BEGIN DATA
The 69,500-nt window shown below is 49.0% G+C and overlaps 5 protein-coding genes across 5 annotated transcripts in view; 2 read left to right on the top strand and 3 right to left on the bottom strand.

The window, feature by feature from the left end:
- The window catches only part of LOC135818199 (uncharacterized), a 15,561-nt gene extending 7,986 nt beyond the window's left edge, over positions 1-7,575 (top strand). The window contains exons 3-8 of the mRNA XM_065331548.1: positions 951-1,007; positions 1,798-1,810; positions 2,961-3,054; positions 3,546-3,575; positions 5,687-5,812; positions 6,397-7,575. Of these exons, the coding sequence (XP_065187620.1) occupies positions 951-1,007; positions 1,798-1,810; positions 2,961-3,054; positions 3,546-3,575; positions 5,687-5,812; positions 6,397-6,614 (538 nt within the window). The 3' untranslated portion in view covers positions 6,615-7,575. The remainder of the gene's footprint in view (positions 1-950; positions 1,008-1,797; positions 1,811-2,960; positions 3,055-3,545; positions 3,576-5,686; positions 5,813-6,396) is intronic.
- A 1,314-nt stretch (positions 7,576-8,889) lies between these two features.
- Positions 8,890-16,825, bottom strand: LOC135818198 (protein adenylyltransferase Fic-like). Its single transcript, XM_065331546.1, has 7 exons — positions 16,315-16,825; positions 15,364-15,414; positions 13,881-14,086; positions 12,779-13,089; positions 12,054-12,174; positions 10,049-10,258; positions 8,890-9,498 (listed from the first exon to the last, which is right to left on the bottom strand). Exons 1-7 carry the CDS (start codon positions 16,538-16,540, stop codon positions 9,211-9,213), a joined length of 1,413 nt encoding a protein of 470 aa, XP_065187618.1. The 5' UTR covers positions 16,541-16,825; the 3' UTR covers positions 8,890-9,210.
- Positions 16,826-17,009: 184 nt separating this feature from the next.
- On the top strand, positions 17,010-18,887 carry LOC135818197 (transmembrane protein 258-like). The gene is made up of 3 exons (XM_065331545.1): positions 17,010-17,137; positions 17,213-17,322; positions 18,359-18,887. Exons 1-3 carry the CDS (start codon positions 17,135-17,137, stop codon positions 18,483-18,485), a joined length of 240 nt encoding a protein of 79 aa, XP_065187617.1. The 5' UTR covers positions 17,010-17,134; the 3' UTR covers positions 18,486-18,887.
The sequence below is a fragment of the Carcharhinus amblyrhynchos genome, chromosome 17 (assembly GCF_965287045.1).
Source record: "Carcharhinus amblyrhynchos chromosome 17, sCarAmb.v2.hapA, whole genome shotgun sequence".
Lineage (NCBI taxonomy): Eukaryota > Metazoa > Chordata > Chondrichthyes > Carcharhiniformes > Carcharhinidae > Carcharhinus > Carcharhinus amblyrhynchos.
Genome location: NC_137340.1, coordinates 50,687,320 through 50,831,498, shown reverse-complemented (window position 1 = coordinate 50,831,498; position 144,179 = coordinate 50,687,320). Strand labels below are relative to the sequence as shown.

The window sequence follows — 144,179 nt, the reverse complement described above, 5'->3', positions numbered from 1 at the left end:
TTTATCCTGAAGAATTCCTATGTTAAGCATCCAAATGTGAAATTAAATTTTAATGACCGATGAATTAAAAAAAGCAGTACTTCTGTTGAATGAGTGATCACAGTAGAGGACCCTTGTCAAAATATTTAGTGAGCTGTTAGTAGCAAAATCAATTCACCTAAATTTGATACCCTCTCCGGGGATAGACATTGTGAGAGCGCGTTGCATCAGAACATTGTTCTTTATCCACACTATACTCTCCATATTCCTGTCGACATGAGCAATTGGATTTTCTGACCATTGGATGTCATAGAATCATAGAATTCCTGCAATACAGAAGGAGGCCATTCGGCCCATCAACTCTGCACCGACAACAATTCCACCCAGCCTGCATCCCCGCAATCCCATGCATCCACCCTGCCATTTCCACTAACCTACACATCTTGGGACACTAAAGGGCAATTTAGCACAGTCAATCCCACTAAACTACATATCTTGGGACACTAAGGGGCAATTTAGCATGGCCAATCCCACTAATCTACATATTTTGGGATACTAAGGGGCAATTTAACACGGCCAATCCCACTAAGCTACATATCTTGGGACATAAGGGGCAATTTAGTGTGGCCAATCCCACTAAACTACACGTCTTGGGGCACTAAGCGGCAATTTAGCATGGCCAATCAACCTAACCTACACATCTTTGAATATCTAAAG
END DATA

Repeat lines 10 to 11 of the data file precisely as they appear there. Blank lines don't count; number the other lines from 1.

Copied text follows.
Lineage (NCBI taxonomy): Eukaryota > Metazoa > Chordata > Chondrichthyes > Carcharhiniformes > Carcharhinidae > Carcharhinus > Carcharhinus amblyrhynchos.
Genome location: NC_137340.1, coordinates 50,687,320 through 50,831,498, shown reverse-complemented (window position 1 = coordinate 50,831,498; position 144,179 = coordinate 50,687,320). Strand labels below are relative to the sequence as shown.